Monday, August 20, 2007

Seeing Jesus from Joshua

The more I read the Old Testament, the more I love it. I've been reading through the book of Joshua the past several days, and I’ve been seeing more of what Jesus means when he says that the whole of the Law and Prophets testify about him. (I know many people are opposed to typological interpretation, but isn't it more than a coincidence that Jesus' Hebrew name is Joshua, "Yahweh saves"?)

The supremacy of Jesus over Moses.

At the end of Deuteronomy we see that Moses, despite all that he did in leading Israel out of bondage from the soul-oppressing sin-society of Egypt, was ultimately unable to lead his people across the Jordan River and into the Promised Land. Instead, he died atop Mount Nebo.* It takes his successor Joshua to lead his people into the rest-land promised on oath to Abraham.

Throughout the Bible Moses is synonymous with the Law, the contract of stipulations for how Israel was to live in Canaan, that is, the typological kingdom of God. (A type is an element that foreshadows a future corresponding element, the antitype.) God demanded that every part of the Law be kept, or else horrific curses and expulsion would result. Despite all their God did for them in his great Passover deliverance and his blessings in the desert, Israel was still unfaithful to him. They bucked the Law and were subsequently forced into famine, slaughter, and exile far from the rest and peace of blessed fellowship with God. But Israel's story is our story, too. The Mosaic Law wrote in words on stone the moral image of God that has always been written on our consciences. When Adam transgressed in Eden (which Genesis records as being located within the borders of Israel's Promised Land), his fellowship with God was severed, and death and curse entered his life--and the life of all who bear the name "human" (Hebrew adam; see Rom. 5:12-21).

But a new Joshua was given to us who was both morally pure in our stead and who broke the power of the Old Adam within us, putting him to death upon the Cross. Through Jesus Christ's perfect fulfillment of the Law (Matt. 5:17; 2 Cor. 5:21; Heb. 4:15) and by grafting us into his death and resurrection-life by pouring out his Holy Spirit, he became our archegos and secures the way into the true rest promised to us by God (Heb. 4), “bringing many sons to glory” (Heb. 2:10).

"Yahweh is a man of war."**
Chapters 6-12 of Joshua chronicle the battles won when "the LORD fought for Israel" (10:14, 42). Joshua led a voluntary band of Israelites to win stunning victories never before seen by the world. Yet I'm discovering that when we read the Old Testament not as an anthology of moral examples, but as the record of God's persistent plan to bless his people with the wholeness of life lived in his presence and under his grace--"the kingdom prepared for you from the foundation of the world" (Matt. 25:34)--then all the stories are threaded together. Joshua is a bloody book. But it's bloody because the Jebusites, Hittites, and the like opposed Yahweh's reign and the blessing he promised to give to his people.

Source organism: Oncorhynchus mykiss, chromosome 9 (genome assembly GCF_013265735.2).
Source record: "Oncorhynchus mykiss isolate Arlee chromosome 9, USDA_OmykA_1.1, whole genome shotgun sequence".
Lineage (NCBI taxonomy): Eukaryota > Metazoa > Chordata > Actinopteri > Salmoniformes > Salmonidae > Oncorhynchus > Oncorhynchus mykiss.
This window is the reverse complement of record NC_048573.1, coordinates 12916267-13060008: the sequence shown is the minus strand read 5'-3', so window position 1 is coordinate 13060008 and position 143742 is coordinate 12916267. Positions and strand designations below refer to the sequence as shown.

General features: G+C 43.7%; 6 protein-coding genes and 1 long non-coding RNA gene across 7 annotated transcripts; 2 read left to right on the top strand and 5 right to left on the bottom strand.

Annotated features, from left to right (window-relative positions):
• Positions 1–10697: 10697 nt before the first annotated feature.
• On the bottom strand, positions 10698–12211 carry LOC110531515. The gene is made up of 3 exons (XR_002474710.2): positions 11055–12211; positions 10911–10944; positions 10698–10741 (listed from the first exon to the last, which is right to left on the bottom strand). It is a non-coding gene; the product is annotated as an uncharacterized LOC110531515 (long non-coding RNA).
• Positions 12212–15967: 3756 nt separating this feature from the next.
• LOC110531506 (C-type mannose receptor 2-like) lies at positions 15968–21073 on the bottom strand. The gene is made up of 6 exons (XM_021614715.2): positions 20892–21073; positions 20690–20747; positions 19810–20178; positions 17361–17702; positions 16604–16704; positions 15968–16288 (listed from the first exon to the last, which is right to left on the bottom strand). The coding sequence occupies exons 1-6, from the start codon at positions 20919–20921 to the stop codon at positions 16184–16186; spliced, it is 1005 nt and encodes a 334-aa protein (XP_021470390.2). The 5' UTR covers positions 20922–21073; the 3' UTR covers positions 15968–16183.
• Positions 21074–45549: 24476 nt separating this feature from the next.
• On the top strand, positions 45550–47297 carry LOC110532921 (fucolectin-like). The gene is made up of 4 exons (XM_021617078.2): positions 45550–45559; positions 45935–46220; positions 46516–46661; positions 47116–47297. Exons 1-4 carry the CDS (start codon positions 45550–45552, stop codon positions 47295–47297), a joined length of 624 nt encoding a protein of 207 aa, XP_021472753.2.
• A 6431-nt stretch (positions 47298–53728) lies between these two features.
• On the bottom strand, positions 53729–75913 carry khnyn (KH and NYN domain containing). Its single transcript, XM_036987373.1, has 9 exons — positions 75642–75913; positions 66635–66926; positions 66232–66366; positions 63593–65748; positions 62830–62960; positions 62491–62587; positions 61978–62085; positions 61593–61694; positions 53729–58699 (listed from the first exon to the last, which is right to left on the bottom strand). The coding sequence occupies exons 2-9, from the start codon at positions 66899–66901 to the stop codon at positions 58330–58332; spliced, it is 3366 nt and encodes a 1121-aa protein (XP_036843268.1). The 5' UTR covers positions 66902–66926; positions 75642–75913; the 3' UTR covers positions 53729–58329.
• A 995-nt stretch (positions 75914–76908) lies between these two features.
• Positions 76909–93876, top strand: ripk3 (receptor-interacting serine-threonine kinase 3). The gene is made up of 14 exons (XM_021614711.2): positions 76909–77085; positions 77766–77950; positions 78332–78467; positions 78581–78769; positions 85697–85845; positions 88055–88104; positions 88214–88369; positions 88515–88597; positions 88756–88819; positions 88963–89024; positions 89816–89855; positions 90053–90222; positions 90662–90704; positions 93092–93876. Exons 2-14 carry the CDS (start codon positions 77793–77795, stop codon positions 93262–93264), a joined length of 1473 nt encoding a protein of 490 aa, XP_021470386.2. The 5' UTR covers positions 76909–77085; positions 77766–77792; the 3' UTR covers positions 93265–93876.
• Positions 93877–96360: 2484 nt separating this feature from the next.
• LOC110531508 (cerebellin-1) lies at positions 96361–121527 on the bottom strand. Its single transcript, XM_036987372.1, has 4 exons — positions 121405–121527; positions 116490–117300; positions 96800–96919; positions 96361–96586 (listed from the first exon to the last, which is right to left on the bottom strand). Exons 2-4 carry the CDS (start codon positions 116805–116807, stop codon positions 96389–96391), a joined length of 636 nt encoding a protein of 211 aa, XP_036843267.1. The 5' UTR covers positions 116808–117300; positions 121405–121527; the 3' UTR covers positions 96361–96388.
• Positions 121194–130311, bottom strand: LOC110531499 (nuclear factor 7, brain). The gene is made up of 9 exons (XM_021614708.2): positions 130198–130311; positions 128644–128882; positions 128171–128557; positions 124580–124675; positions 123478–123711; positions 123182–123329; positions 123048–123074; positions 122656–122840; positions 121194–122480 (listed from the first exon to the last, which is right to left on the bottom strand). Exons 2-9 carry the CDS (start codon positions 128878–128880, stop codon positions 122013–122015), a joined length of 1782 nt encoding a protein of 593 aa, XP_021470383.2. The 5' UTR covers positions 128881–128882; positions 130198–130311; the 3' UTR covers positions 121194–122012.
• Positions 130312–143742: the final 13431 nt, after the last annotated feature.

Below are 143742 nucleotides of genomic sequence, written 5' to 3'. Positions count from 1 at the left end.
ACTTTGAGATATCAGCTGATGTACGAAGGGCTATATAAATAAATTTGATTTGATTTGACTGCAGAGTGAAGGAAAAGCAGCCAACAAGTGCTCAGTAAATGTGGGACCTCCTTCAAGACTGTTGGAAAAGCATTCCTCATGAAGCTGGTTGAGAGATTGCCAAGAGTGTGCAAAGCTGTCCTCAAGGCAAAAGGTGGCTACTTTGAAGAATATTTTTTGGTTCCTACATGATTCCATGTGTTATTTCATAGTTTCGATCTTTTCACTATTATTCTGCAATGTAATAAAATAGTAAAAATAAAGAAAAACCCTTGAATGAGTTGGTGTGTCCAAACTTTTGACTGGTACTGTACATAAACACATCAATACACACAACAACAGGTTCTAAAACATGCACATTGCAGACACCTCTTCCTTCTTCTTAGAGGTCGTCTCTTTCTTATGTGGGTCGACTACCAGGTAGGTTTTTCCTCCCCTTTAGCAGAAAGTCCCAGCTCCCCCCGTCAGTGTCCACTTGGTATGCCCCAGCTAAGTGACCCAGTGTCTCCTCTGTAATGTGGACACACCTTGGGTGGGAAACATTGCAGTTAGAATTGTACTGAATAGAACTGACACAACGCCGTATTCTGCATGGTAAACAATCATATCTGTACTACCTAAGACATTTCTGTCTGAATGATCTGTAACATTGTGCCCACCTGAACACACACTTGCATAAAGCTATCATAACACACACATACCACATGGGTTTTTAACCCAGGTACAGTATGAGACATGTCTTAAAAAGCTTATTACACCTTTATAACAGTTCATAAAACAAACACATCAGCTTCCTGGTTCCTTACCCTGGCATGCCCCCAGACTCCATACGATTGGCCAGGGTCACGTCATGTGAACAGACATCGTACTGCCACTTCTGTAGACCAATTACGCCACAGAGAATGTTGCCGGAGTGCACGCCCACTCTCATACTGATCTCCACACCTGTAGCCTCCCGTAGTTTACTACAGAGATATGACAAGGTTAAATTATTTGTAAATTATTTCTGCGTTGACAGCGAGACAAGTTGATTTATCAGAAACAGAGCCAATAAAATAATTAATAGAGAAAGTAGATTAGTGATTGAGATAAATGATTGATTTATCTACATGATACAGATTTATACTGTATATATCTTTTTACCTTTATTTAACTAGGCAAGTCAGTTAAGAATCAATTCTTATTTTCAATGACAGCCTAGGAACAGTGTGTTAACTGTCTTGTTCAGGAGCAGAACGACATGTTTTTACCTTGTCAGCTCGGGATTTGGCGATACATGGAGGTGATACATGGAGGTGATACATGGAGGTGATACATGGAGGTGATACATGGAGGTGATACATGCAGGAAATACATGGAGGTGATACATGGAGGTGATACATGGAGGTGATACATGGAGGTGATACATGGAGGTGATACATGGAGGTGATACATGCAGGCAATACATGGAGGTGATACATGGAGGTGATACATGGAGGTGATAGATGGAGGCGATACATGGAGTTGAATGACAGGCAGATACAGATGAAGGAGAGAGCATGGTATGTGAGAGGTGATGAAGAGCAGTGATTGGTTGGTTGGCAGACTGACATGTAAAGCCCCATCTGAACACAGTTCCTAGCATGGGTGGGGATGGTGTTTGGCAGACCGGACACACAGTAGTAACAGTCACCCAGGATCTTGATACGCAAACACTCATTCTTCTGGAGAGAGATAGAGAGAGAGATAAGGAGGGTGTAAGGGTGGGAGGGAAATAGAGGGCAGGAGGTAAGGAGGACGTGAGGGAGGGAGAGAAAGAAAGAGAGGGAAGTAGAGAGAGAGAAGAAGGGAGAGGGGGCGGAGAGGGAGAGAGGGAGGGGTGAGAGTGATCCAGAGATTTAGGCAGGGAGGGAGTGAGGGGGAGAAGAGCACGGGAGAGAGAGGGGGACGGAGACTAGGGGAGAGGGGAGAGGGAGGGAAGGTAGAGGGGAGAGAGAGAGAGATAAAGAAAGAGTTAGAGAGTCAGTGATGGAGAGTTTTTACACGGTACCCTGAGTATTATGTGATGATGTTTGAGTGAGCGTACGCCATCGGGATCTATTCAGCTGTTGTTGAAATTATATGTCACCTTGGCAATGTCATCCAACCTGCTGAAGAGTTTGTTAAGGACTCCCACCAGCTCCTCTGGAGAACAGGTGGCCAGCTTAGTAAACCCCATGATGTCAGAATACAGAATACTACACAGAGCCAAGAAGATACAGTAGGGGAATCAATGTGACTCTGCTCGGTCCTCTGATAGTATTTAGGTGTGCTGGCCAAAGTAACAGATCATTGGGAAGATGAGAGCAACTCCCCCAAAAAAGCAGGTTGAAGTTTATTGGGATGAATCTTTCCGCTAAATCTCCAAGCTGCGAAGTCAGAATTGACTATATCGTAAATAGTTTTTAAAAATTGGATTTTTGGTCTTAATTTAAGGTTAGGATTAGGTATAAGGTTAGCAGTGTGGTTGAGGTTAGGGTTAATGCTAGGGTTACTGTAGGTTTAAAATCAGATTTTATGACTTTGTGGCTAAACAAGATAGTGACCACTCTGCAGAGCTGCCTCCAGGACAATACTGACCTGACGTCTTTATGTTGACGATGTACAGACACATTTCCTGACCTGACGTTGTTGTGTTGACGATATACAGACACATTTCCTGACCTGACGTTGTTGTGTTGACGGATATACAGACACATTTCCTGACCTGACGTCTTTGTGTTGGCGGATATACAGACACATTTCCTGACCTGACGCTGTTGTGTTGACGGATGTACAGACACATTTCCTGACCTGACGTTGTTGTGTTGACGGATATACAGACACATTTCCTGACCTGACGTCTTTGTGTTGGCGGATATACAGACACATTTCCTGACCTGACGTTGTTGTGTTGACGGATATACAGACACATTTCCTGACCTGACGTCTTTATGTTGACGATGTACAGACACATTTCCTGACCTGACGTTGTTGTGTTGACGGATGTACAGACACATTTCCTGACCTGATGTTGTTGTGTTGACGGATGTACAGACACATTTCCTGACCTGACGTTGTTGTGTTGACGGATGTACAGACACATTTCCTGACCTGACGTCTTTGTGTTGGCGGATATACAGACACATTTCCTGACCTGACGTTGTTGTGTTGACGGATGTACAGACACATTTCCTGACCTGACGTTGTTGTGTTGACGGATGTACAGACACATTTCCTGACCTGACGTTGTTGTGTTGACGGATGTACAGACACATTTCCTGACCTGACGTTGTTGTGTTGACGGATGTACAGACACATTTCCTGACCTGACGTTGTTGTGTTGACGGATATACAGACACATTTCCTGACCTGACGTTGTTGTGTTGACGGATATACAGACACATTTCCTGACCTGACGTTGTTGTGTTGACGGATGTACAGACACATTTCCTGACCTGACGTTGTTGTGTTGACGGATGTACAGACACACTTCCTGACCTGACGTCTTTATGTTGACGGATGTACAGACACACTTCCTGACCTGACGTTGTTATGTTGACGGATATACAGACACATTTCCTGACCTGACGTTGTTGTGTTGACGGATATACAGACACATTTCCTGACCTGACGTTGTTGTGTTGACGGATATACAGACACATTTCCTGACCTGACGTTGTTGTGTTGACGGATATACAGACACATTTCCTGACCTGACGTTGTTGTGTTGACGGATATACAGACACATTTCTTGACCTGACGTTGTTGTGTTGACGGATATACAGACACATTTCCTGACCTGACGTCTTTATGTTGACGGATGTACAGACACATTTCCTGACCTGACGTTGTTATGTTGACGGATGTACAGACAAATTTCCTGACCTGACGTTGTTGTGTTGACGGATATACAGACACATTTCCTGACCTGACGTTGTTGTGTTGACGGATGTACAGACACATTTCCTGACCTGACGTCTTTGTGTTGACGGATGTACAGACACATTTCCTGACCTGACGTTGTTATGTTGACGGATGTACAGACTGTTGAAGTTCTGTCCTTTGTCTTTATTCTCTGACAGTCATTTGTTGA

The second Joshua likewise rides on in victory, robed in blood (Rev. 19). Neither the law's accusations (Col. 2:14), nor Satan’s “deep guile and great might” (Heb. 2:14), nor the empires of this world (Rev. 18), nor sin (Rom. 8:1-4), nor death (2 Tim. 1:10) have been or will be able to stand against the Lord's Anointed when he fights for those who hope in him. As Joshua and his leaders put their feet upon the necks of the defeated kings, releasing them only to stab and impale them, so too has God exalted his King and put all things under his feet (Josh. 10:22-27; Ps. 110; 1 Cor. 15:24-28; Eph. 1:20-23). He will fight for us and secure his promised blessing!

“So the LORD gave Israel all the land which He had sworn to give to their fathers, and they possessed it and lived in it. And the LORD gave them rest on every side, according to all that He had sworn to their fathers, and no one of all their enemies stood before them; the LORD gave all their enemies into their hand. Not one of the good promises which the LORD had made to the house of Israel failed; all came to pass” (Josh. 21:43-45).

And so it will be for us through the Lord Jesus, the Christus Victor.

*He may have died in bittersweet longing, but God’s goodness wasn’t held back forever. In Luke 9:28-36, when Jesus is transfigured in radiant splendor atop Mt. Hermon, standing alongside none other than Moses himself—within the Promised Land he missed all these years. (Philip Yancey notes this The Bible Jesus Read.)
**Exodus 15:3.

1 comment:

Halfmom, AKA, Susan said...

Glad to see that you're still finding some time to post. Especially glad for this post as I have just finished reading Genesis thru Numbers and every time through, I feel quite sorry for Moses. It has always been a source of discouragement and condemnation for me too.

He, by my way of thinking, really did very well and still didn't make it into the promised land. It doesn't seem to leave much hope for someone, who by comparison, has done so poorly as I. I'd never thought about it in the way that you have written - both as the failure of the law and his appearance with Jesus personally in the New Testiment. That was an encouragement indeed, so thanks!

I'm looking forward to being home in a few days - you'd think that two weeks in Mexico would be an enjoyable thing, but being away from O and being stuck in the middle of a hurricane, as well as some other issues, have made this a difficult trip indeed. I've had limited email access and no phone access to home for quite a while but have finally made it back up out of the Yucatan and back to Cancun so at least have wireless internet now. Hope you are enjoying your new home and are rapidly getting settled into your new life.